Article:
Insurers Urge New Bonding Measures for Texas Cat Fund

January 26, 2006

Members of the Association of Fire And Casualty Companies of Texas (AFACT) are recommending new bonding measures that would prepare the state for the start of what’s expected to be another turbulent hurricane season.

Greg Vanek, vice president of AFACT and president of National Lloyds Insurance Company, said that the Texas Windstorm Insurance Association (TWIA), the insurer that provides wind and hail insurance for residents and businesses along the Texas coast, is woefully under funded and cannot handle the financial consequences of a major catastrophe.

Vanek called for the issuance of bonds to push the catastrophe fund up to at least $3 billion mark to safeguard the state. The funding for the TWIA now stands at $1.3 billion.

Four separate hurricanes in 2004 caused $20 billion worth of insured losses to Florida alone. Last year, Hurricanes Katrina, Wilma, Dennis and Rita caused an estimated $50 billion in damage. Hurricane forecasters say 2006 as well as the next several years will have a higher than average number of hurricanes.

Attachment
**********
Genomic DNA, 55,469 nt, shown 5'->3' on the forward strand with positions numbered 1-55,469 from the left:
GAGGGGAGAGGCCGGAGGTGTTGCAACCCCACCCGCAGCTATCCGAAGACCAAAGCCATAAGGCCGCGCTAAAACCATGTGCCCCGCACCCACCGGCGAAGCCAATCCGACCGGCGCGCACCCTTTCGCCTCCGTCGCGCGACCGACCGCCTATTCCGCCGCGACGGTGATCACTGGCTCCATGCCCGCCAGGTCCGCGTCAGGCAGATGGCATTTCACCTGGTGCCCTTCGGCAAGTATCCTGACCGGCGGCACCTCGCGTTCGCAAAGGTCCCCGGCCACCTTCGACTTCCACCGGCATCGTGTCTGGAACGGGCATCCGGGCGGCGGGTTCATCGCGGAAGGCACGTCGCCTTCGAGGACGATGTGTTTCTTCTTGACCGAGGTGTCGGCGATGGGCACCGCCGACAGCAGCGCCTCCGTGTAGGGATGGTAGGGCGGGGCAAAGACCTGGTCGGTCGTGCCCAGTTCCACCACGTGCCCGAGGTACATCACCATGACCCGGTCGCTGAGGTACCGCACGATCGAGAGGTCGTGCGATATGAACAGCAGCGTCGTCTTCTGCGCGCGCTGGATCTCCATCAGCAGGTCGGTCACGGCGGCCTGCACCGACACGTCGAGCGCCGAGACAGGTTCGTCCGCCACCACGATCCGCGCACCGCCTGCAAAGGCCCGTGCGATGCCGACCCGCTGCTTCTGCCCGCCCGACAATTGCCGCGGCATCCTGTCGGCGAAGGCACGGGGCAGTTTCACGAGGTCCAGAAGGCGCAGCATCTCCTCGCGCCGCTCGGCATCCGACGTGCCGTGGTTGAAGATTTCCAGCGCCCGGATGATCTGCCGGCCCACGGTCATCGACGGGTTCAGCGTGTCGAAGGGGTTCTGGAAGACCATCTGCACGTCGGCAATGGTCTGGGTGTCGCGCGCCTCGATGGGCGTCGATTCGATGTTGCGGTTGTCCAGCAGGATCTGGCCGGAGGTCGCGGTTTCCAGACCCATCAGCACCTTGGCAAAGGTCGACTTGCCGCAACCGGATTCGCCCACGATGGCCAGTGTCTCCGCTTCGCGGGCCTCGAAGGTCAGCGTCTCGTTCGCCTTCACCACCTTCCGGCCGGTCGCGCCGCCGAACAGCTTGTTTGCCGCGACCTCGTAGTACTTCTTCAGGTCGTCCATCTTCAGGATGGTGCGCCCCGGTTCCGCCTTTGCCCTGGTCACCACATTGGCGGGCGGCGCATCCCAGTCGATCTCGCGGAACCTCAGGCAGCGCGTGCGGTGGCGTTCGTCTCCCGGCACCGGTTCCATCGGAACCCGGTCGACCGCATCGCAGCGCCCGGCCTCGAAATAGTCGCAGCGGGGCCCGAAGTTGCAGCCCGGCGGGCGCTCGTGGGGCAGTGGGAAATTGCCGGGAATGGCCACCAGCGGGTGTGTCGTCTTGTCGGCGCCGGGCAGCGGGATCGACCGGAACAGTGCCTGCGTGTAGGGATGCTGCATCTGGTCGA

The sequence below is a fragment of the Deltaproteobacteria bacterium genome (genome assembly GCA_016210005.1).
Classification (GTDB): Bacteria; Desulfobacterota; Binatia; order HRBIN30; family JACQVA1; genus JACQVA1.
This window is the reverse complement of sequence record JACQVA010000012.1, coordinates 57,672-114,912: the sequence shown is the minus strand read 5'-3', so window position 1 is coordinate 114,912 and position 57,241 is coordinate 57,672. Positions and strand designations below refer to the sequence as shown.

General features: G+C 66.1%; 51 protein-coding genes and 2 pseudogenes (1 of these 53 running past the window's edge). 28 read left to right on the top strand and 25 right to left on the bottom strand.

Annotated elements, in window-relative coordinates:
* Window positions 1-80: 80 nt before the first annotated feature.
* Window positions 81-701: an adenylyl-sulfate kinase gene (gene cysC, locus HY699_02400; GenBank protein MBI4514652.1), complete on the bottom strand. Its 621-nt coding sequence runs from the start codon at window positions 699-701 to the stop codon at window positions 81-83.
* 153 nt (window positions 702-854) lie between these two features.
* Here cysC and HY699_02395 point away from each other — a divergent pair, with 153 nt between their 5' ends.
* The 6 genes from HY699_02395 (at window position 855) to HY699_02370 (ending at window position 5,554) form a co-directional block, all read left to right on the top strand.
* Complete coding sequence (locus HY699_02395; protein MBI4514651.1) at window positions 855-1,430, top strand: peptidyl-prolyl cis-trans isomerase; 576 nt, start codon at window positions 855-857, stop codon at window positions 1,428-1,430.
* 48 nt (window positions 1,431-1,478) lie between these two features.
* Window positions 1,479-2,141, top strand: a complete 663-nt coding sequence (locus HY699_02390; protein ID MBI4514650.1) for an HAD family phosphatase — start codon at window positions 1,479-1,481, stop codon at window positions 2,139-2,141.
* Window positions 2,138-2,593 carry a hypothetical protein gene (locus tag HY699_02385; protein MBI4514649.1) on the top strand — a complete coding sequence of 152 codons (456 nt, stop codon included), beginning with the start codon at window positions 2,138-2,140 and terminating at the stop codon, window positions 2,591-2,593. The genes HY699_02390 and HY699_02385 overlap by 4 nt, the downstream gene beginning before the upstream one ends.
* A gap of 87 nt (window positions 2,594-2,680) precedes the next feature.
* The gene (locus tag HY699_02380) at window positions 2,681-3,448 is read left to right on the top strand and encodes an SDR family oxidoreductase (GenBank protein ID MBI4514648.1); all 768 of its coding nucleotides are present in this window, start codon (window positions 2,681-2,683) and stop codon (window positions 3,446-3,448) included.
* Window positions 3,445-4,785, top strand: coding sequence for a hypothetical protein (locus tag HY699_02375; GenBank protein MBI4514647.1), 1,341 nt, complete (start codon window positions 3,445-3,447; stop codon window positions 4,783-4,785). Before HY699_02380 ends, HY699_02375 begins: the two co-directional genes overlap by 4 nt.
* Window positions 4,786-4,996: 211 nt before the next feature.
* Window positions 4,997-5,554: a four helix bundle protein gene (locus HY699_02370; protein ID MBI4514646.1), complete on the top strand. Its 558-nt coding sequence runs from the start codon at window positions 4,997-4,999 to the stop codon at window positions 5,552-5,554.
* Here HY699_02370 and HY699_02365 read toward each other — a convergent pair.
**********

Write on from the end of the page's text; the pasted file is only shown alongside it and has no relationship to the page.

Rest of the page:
TWIA is the insurer of last resort for wind and hail insurance coverage for residents and business in the 14 counties along the Texas coast including a portion of Harris County. It currently provides nearly $25 billion in coverage for Texas coastal homeowners and commercial property.

This figure continues to grow because of a growing population along the Texas coast and the construction of larger and more expensive homes and businesses.

James Langford, vice president of the Texas Farm Bureau Insurance Companies, is a member of AFACT and serves on the board of directors at TWIA. Langford said the use of bonds has been effective in Florida and it will help ensure that Texas is able to recover from the effects of a major hurricane.

“The bonds would be initially paid by a two percent surcharge on all property and casualty policies sold along the Texas coast,” Langford said. “To increase the cat funding up to $3 billion, an additional half of one percent surcharge would be levied after a catastrophe on all property and casualty policies in Texas with the exception of workers’ comp and medical malpractice.”

“It’s really simple,” Langford said. “You build a savings for it now or you pay double digit increases with the possibility of having no coverage at all after it hits.”

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